Grady Tate, prodigious jazz drummer and noted vocalist, dies at 85

Grady Tate, a crisp, swinging drummer who also enjoyed crossover success as a vocalist in a prolific recording career spanning more than 50 years, died on Sunday night at his home in the Upper East Side neighborhood of Manhattan. He was 85. His death was confirmed to NPR by Wendy Oxenhorn, executive director of the Jazz Foundation of America, which provides a range of assistance to musicians. No cause was given.Tate was one of the most versatile and in-demand jazz drummers of the '60s and '70s, appearing on hundreds of albums. His first major appointment was with the Quincy Jones Orchestra in '62. Among the artists Tate backed were saxophonists Stan Getzand Stanley Turrentine, composer-orchestrators Oliver Nelson and Lalo Schifrin, and organists Shirley Scott and Jimmy Smith.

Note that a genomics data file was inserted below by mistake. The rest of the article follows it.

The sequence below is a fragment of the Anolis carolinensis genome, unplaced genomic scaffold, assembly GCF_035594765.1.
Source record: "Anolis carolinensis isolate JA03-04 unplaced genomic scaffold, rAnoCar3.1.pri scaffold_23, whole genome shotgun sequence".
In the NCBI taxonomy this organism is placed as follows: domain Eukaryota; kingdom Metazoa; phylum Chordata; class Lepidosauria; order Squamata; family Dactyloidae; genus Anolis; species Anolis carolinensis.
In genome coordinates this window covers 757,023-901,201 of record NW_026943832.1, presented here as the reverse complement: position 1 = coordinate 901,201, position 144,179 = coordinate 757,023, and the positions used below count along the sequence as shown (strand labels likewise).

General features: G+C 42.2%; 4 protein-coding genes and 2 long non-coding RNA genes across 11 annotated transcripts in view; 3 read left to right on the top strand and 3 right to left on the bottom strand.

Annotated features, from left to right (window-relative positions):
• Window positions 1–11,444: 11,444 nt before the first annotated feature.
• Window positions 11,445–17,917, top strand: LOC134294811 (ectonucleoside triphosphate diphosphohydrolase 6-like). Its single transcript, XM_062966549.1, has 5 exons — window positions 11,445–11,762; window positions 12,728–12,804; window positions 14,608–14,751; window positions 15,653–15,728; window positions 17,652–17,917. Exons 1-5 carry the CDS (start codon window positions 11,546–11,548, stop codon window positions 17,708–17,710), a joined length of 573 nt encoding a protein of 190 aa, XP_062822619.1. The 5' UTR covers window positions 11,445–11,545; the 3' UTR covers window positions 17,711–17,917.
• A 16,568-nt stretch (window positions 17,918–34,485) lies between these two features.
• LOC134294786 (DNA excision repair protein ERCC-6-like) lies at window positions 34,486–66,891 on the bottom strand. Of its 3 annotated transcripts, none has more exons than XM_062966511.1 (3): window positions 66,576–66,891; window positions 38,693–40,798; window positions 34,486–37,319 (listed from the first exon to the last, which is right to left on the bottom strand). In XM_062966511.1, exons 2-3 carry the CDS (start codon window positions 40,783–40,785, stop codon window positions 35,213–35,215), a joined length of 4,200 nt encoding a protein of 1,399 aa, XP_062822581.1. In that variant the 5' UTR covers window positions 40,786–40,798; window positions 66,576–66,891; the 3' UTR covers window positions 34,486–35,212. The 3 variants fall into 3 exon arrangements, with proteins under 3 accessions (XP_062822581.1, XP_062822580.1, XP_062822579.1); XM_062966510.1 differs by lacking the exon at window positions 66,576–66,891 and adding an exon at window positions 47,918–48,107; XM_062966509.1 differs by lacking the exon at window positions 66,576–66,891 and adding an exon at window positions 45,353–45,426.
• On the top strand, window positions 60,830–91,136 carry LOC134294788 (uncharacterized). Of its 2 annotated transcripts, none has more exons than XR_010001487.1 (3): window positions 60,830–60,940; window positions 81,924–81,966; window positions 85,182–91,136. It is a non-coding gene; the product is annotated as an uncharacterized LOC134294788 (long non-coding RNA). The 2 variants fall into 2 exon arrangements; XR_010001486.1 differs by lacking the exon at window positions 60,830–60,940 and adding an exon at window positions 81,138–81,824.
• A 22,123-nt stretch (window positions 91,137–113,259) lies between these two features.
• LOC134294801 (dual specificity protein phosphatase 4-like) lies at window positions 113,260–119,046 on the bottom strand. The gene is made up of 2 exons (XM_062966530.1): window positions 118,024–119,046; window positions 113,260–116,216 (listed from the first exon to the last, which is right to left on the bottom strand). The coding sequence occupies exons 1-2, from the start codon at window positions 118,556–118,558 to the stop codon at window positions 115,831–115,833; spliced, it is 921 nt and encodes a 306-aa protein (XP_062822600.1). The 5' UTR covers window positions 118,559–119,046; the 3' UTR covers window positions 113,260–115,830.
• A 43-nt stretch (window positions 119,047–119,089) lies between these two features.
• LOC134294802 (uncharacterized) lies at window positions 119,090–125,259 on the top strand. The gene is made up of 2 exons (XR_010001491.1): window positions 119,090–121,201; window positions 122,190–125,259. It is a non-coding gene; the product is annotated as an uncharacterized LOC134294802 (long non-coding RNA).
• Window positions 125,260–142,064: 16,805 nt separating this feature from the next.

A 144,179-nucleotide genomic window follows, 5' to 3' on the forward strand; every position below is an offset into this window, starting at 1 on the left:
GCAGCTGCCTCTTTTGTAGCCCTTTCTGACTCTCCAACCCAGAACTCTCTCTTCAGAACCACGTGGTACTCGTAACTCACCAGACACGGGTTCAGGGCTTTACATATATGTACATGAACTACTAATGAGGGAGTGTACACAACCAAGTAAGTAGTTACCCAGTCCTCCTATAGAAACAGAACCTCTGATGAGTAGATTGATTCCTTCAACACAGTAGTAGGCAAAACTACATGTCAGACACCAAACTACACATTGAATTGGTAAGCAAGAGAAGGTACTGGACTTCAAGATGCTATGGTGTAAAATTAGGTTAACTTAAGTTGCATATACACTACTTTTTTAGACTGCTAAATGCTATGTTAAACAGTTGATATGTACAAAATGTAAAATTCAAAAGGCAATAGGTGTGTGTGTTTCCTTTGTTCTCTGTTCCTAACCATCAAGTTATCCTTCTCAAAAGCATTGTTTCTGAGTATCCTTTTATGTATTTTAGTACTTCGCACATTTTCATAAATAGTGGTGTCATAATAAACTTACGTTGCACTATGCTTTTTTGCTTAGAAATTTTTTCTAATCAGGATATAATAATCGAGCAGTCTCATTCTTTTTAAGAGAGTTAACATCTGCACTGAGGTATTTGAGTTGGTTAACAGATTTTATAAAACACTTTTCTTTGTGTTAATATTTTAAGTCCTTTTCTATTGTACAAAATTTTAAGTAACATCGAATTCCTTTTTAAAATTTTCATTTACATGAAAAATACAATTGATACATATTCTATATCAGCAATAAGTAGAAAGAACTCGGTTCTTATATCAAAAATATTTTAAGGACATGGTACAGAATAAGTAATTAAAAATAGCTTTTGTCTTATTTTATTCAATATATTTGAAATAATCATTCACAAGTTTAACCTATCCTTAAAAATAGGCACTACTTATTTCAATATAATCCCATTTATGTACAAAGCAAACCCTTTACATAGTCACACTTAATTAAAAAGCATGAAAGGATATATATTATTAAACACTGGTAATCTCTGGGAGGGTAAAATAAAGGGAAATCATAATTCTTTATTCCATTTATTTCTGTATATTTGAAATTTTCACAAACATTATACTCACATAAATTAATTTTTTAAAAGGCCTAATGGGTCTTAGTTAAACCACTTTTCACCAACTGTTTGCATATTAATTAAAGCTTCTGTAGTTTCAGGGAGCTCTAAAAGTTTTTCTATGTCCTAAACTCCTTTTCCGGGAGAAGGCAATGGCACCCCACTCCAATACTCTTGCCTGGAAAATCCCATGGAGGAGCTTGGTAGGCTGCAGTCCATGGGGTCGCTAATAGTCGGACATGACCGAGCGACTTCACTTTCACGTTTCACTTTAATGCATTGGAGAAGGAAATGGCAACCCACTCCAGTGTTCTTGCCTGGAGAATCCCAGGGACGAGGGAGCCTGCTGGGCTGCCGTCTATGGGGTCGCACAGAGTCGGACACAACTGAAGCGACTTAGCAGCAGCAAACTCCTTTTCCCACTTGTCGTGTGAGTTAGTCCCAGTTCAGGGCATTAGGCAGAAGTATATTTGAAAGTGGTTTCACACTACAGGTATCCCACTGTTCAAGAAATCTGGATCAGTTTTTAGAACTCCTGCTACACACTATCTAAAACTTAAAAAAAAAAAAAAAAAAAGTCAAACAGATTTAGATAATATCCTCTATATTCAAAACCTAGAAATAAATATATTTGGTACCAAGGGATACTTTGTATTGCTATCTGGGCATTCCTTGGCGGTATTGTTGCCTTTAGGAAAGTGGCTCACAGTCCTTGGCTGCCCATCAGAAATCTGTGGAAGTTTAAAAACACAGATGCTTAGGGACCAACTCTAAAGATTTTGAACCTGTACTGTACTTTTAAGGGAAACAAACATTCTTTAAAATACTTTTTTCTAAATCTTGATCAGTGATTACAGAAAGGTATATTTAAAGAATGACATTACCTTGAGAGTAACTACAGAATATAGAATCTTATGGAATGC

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1893 C.G. Conn Silver and Gold Engraved Chicago World's Fair Snare Drum

This is quite likely a one-of-a-kind drum. Produced by the C.G. Conn Company as a special order/special occasion drum and/or a presentation drum purchased by, given to, or presented to H.M. Loomis at the time of the World’s Fair in 1893.  How this drum was acquired by H. M. Loomis is unknown but the rest of the provenance is engraved on the shell of the drum: “H.M. LOOMIS WORLDS FAIR 1893.”

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